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Biggest Offender of Medical Research Misconduct in History?

Posted by David Rothschild on Feb 16, 2012 4:11:00 PM

medical research fraudResearch misconduct can cause damage in many ways. Institutions, publishers and patients can all be affected by the misconduct of a single researcher. A recent case that involves a researcher at Duke University could go down in history as one of the biggest medical research frauds ever.

After five years of research, in 2010 it was discovered that oncological researcher, Dr. Anil Potti, had manipulated the data in a number of his widely distributed papers to prove a theory worked. Potti was considered by many as being at the forefront of ovarian cancer research. From the Huffington Post:

“Potti's work in individualized treatments for cancer was regarded as "the holy grail of cancer," Dr. Rob Califf, the vice chancellor of clinical research at Duke, said on a CBS 60 Minutes segment. "Personalized cancer treatments, if they work, could be a last hope for people whose bodies don't respond to the conventional treatments.”

According to, Potti's "research was published in the most presigious medical journals. And more than a hundred desperately ill people invested their last hopes in Duke's innovation."

However, in 2010 it was discovered that Potti had falsified information about his education; saying that he was a Rhode Scholar. It turned out to be untrue. This triggered a further investigation into verification of his research, which turned out to be falsified.

To date, nine of Dr. Potti’s papers on individual cancer treatment and related topics have been retracted. The blog Retraction Watch reported that Duke has said about a third of Potti's 40 or so papers would be retracted, and another third would have portions retracted. Journals to retract his work include Nature Medicine, The Lancet Oncology, PLoS ONE and Blood.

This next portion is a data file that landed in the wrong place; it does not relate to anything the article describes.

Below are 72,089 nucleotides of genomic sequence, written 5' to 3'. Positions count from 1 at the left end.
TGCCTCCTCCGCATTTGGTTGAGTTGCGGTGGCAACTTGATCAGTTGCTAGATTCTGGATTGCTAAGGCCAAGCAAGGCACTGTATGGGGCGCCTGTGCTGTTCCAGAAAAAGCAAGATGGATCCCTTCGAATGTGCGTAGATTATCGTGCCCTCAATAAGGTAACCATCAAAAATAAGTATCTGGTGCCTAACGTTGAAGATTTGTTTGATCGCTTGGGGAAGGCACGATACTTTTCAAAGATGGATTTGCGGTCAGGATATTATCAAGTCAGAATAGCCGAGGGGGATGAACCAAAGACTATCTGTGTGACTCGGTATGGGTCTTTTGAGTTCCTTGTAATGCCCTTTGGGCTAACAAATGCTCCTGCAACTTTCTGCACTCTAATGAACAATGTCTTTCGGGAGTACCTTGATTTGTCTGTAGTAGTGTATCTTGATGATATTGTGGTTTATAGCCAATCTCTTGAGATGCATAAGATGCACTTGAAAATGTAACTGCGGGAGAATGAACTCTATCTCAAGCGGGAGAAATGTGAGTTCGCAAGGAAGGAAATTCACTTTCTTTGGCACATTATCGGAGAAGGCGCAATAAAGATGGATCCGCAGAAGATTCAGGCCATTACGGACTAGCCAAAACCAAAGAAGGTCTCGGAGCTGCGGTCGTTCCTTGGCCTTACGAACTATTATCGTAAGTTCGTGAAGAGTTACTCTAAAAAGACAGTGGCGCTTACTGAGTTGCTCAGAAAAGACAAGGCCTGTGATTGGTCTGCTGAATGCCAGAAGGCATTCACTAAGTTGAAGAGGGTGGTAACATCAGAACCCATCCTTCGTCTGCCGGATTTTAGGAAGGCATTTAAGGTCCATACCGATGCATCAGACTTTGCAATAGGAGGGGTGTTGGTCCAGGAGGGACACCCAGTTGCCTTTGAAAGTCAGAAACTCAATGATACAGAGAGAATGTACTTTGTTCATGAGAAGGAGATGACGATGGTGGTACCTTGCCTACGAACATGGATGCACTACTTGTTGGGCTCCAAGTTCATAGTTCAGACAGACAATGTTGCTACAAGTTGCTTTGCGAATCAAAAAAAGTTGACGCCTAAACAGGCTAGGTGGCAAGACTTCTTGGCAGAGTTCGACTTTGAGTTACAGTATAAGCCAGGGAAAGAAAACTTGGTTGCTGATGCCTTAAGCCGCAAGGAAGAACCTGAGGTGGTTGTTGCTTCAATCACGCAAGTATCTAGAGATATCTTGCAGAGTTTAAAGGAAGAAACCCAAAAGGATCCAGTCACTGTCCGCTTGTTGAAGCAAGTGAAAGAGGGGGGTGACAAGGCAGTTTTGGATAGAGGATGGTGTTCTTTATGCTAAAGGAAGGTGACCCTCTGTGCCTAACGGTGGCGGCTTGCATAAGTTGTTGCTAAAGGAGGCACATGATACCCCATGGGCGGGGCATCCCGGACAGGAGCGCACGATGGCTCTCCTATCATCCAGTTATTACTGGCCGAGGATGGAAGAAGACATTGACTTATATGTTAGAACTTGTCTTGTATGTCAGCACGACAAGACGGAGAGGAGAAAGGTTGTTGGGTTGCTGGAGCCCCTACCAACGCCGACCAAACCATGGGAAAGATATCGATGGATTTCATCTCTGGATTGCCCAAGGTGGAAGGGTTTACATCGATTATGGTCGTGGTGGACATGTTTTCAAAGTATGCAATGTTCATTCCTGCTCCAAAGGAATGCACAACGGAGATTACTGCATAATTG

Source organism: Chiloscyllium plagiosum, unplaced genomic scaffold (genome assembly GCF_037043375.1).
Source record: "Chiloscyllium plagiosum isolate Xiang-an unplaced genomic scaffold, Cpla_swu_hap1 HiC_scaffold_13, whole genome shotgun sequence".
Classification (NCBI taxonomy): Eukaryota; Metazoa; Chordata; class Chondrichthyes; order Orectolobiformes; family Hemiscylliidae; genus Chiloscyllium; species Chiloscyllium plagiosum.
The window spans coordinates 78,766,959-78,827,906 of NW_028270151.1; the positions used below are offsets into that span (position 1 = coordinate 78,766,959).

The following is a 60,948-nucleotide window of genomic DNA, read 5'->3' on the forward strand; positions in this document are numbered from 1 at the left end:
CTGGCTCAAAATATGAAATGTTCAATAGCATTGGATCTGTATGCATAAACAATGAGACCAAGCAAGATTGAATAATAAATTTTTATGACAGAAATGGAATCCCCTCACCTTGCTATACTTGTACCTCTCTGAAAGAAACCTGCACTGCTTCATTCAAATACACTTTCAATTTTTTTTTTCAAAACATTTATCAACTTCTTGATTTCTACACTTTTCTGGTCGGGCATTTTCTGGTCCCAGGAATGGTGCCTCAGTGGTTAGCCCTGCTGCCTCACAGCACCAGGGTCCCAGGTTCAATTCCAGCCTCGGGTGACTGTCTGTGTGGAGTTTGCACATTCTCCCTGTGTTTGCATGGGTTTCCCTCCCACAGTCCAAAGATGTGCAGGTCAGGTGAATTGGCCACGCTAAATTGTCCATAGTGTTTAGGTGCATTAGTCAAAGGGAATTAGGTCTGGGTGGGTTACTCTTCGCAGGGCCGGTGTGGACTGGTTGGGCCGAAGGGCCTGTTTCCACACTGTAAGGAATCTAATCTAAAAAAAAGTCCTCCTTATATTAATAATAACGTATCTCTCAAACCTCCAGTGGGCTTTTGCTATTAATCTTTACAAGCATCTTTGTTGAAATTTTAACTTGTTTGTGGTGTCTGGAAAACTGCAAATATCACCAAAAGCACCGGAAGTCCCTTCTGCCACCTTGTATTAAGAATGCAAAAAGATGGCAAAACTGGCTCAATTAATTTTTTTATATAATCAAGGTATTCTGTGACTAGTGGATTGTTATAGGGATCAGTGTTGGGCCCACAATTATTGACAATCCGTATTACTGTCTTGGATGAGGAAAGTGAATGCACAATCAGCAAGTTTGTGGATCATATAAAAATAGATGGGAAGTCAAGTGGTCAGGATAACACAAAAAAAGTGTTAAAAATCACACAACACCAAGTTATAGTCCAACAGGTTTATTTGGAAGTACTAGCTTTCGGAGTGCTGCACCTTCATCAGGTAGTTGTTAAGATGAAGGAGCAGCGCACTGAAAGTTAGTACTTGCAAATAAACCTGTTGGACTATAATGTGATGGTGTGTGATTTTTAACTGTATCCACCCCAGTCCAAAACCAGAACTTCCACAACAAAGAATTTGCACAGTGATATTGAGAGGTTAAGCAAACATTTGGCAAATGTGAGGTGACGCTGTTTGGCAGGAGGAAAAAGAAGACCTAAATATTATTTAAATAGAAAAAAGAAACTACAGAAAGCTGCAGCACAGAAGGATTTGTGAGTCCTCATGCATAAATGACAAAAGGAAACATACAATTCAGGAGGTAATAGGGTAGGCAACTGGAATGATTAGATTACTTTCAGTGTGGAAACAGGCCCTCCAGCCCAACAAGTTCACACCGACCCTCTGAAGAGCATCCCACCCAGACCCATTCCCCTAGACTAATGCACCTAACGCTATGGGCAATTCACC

The implications of these retracted papers go beyond data corrections; patients, some with only months to live, had already enrolled in clinical trials for treatments.

Because of the fraudulent trials, a group is now filing suit against Duke University:  “Seeking compensatory and punitive damages in the case, alleging that Duke tried to cover up questions about the research and performed unnecessary chemotherapy on people in hopes of patenting and spinning off a cancer-screening test.”

Not only is Dr. Potti’s research misconduct causing extensive financial damags, but it also may have instigated harmful treatment of patients across the country. This is the type of case where the cost of misconduct cannot be simply measured by lost jobs, slowed research or even financial losses.  The potential loss of life and damage to health that came out of this incident underscores the true damage caused by Potti’s fraud.

Although Dr. Potti was just an individual researcher, Duke has been forced into a position where it needs to take full responsibility for his actions. Duke will likely try to recoup their image by ensuring the public that they are doing everything possible to repair the damages caused by the incident; and ensuring an incident like this will never occur again.

In the majority of misconduct cases, it is the individuals who are closest to the incident that face the highest level of impact.  However, every so often, a major case of misconduct comes along that causes widespread damage.


Chan, Amanda. "Did Anil Potti, Former Duke Cancer Researcher, Conduct Research Fraud?" The Huffington Post. February 13th, 2012.

Pelley, Scott. "Deception at Duke" CBS News. February 12th, 2012.

Oransky, Ivan. "The Anil Potti retraction record so far" Retraction Watch. February 14th, 2012.


Edit: 3/01/12 Anil Potti case still under investigation. Question mark added to title.